Our weekends in London are a mixture of activities, we try and see something new to us both and because muse is fresh to these islands, something new to him.
Saturday, we headed east, to Spitalfields which is home to several markets as well as London's oldest. There has been a market here since 1638 when Charles I gave licence to sell flesh, fowl and roots.
This area is also famous for its historic association with the silk industry established here by the Huguenots (French Protestants, made refugees after the Revocation of the Edict of Nantes in 1685).
We also know that the area was in use during Roman times, due to major archaeological excavations of a cemetery in the 1990's; based on observations made in 1576.
We wandered around the indoor marketplace and poked around a couple of the shops before heading off to explore the wider area including Brick Lane and mingle with the hip and cool.
Sunday was cloudy, we took ourselves off to the British Museum, muse has never been.
Muse wanted to specifically see some iron age artefacts, but I wasn't entranced by the iron pieces made during that period ...no it was the gold that caught my eye, it was so intricate and beautiful, take a look.
This is 'The Mold gold cape'. It is thought to be for ceremonial use only and was found by workmen quarrying for stone in an ancient burial mound in 1833. The mound lay in a field named Bryn yr Ellyllon in Welsh, (translated to English - the Fairies' or Goblins' Hill).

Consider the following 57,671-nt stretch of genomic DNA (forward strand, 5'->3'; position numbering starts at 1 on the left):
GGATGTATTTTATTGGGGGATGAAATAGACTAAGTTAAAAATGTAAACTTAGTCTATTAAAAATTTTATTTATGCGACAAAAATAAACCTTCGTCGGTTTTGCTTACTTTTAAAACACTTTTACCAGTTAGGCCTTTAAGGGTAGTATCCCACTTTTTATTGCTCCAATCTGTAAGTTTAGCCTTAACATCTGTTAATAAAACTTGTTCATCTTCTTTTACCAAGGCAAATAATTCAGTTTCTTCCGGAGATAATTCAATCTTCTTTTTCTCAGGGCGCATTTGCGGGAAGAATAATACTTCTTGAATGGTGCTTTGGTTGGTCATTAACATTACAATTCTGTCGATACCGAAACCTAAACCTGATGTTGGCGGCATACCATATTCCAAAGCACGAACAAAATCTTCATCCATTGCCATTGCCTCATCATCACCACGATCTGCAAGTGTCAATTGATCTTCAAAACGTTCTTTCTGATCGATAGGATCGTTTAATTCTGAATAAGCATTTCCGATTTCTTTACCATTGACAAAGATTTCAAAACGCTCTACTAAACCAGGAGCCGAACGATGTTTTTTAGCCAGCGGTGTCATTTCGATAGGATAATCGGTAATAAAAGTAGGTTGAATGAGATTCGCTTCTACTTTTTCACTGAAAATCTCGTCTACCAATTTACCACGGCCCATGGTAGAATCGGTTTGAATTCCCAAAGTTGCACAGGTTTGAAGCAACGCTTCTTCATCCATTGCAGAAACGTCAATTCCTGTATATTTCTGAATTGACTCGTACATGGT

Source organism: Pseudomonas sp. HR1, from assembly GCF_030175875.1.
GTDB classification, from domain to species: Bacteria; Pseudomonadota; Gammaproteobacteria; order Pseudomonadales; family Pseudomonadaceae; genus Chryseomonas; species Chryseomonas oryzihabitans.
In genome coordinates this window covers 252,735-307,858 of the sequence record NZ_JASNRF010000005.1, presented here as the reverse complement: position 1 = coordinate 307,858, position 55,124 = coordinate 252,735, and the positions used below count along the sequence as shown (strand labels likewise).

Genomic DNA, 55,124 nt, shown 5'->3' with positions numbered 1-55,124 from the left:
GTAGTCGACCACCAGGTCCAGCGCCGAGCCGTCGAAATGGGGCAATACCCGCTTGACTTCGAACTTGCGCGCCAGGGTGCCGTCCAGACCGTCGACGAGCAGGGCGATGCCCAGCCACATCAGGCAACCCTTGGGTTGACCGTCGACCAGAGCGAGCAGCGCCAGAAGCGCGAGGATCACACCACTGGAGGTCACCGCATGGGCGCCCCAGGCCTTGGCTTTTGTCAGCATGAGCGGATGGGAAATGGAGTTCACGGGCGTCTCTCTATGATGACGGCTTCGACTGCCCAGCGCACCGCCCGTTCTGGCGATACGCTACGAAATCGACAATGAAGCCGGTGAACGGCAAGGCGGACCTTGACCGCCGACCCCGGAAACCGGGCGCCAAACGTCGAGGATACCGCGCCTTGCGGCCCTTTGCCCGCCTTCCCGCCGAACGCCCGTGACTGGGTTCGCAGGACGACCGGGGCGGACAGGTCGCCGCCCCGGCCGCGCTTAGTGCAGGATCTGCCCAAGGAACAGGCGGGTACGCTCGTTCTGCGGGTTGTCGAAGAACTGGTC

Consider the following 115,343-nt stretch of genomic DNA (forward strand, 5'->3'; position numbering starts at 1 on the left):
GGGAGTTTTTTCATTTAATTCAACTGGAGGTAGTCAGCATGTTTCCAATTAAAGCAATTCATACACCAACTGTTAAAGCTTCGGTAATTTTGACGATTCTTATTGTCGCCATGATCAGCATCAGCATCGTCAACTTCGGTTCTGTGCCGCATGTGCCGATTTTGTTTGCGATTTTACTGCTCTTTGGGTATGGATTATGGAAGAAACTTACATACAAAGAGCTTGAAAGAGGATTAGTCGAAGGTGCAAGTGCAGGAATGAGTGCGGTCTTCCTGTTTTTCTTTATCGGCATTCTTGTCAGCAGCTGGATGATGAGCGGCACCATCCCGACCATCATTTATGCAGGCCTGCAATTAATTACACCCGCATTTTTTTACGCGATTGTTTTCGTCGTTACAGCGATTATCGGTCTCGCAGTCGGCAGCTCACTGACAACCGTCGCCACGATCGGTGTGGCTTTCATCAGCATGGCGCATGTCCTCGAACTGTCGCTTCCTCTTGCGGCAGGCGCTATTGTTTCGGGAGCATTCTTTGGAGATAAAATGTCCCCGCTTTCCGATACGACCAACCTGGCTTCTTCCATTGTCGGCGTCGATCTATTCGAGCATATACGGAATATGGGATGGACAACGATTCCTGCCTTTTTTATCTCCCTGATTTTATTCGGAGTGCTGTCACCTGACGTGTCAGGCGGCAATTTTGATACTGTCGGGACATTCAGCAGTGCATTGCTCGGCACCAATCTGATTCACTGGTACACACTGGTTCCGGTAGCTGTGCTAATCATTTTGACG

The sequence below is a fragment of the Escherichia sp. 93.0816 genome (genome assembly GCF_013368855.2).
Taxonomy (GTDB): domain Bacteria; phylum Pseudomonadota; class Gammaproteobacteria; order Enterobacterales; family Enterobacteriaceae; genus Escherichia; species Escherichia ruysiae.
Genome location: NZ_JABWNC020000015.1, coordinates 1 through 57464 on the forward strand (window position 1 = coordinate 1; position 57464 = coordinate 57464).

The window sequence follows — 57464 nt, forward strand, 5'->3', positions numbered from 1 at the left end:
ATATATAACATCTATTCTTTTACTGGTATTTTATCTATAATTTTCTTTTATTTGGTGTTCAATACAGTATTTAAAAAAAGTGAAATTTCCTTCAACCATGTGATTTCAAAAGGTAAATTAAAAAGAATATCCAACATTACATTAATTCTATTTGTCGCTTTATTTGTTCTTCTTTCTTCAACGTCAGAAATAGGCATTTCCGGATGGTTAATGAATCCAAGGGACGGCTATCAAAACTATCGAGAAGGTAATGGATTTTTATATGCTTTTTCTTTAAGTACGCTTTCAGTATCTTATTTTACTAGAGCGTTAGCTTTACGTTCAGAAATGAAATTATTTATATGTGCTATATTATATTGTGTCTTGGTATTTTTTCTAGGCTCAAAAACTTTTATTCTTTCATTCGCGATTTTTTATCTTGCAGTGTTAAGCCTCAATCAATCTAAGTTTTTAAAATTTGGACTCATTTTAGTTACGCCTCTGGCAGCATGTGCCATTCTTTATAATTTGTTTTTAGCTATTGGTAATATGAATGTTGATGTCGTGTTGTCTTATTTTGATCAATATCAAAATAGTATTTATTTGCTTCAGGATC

The following pictures are of gold worked into jewellery during the iron age which in Europe was the period between 1200BC and 400AD.
We also took a look in the Clocks and Watches room, guess what? I found more gold, how about this for a clock? Actually most of it is gilded brass.
'The Mechanical Galleon', strictly speaking it is not a clock, it is an automan designed to announce a banquet by travelling independently along a table. As it went it along it would play a tune and drumsticks would play on a skin stretched across the base of the ships hull. For the grand finale it would fire the main cannon which then ignited a fast burning fuse which would burn around the hull firing off the other cannons in turn.
I love how intricate these little figures are.
On our way out we stopped at the Enlightenment Gallery formerly called the King's Library; it displays a wide range of objects relating to the Enlightenment, including the rosetta stone.
(Taken from Wiki) The Age of Enlightenment (or simply Enlightenment) was a cultural movement of intellectuals in the 17th and 18th centuries, which began in Europe and latterly in the American colonies. Its purpose was to reform society using reason, challenge ideas grounded in tradition and faith and advance knowledge through the scientific method.
I like a finely turned ankle.
This one, by the way belongs to Hermes the messenger of the gods, intercessor between mortals and the divine (if you hadn't already guessed).